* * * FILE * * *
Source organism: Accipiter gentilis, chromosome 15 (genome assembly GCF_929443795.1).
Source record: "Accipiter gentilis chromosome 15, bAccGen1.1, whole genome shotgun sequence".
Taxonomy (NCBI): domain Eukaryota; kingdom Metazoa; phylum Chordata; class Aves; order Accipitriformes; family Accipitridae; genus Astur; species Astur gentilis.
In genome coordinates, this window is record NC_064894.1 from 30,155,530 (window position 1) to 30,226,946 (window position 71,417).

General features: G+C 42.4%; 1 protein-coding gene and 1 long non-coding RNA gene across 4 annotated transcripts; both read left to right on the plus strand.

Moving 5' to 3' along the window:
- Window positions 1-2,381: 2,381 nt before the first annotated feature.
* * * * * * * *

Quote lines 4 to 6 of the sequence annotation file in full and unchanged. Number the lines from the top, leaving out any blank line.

In genome coordinates, this window is record NC_064894.1 from 30,155,530 (window position 1) to 30,226,946 (window position 71,417).

General features: G+C 42.4%; 1 protein-coding gene and 1 long non-coding RNA gene across 4 annotated transcripts; both read left to right on the plus strand.

Moving 5' to 3' along the window: